ROS: Good, bad and ugly

I don’t think this cool little bot uses ROS. Photo CC-BY by langfordw.

I don’t think this cool little bot uses ROS. Photo CC-BY by langfordw.

At work, we use The Robot Operating System is some parts of our software. ROS is a software framework for building robot applications. There’s a message passing system with C++ and Python implementations and a bunch of ready-made robotics modules and hardware wrappers that use the message passing system.

We’ve now used ROS for a while. It has been a success in some regards, but also a source of frustration. Below I’ll look at some of the issues.

This post is about the core of ROS. A major selling point for ROS is the ecosystem of existing modules. We use almost none of them, so I can’t comment on their quality.

The good

The message passing system itself is nice. It’s based on publish-subscribe channels and works over TCP. There’s a protobuf-style serialization format, a server for channel discovery (rosmaster). There are also command-line tools for inspecting, recording and replaying the messages.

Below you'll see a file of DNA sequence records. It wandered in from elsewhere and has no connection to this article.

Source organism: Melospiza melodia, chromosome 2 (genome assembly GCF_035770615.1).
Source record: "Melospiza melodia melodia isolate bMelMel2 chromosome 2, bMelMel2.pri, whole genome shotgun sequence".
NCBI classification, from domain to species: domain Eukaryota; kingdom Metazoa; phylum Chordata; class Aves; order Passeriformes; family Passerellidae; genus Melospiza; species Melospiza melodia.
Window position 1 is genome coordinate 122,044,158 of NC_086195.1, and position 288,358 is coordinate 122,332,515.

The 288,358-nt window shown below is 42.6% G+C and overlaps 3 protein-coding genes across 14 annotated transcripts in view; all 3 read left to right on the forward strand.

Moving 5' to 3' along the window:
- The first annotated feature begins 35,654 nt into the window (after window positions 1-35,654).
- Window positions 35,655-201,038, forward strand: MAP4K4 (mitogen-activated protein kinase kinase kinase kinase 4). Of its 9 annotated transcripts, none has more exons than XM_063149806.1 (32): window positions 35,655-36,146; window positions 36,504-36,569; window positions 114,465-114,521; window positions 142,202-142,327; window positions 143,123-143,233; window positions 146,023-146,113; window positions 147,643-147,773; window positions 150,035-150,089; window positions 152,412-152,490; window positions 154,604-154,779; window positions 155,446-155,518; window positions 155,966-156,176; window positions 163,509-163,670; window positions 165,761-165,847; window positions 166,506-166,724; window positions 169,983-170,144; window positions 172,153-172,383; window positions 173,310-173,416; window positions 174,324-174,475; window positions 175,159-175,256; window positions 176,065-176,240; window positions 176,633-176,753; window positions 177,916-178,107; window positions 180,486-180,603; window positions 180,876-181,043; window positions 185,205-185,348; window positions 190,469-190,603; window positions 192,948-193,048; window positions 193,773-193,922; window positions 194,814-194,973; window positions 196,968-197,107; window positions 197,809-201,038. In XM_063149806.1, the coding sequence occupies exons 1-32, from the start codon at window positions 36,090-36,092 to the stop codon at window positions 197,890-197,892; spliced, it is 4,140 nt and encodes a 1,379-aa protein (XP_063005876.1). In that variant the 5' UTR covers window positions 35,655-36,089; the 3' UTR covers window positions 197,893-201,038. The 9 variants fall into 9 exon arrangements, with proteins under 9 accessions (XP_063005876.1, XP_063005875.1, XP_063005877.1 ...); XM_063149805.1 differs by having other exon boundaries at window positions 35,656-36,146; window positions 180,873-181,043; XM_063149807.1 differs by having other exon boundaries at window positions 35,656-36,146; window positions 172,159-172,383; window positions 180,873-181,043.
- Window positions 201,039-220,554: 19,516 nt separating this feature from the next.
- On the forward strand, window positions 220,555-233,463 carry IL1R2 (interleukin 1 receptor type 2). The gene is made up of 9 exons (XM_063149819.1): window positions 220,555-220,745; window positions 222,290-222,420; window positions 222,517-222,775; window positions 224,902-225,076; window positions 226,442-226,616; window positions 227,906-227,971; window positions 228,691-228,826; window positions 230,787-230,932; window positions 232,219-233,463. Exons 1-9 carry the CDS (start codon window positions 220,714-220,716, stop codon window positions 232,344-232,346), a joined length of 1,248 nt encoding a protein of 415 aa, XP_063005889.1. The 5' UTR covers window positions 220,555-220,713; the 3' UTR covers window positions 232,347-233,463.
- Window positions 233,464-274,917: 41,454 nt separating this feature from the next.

Adopting a message passing system was a great idea. It’s now easy to write new nodes, because there’s an easy and flexible way to communicate with the existing system. Inspecting a running system by looking at the message streams is handy, and you can also use the same tools to look the recorded messages.

You could build a message passing system of your own, but it’s nice to find an integrated package.

The bad

ROS is very framework-y. It comes with its own build system and a tool for running the applications developed with it (roslaunch). In theory, you do not have to use them, but ROS is pretty much built around the assumption that you do. Retrofitting ROS communication into an existing applications can be painful. Prepare for yak shaving.

We’ve also had problem in building robust long-running systems with ROS. There have been resource leaks and thread safety issues and we’ve had problems with handling failures like rosmaster dying. I have a feeling that this might be because there aren’t that many ROS users building systems that actually need to be robust.

The ugly

There’s an unofficial, unmaintained Java port. The resource leaks were so bad that we simply stopped using it.

Should I use ROS?

If you’re considering ROS for a small project, like a school project, go for it - especially if you can leverage the third-party modules for ROS. You will get a lot of handy stuff pre-made and likely the bad bits won’t bite you.

If you’re considering ROS for a bigger project, do your due diligence. Are you able to deal with robustness issues if they come up? Is supporting C++ and Python enough? The ideas behind ROS are good but not unique. For a long-term project, handling problems should be a bigger issue than getting stuff “for free”.


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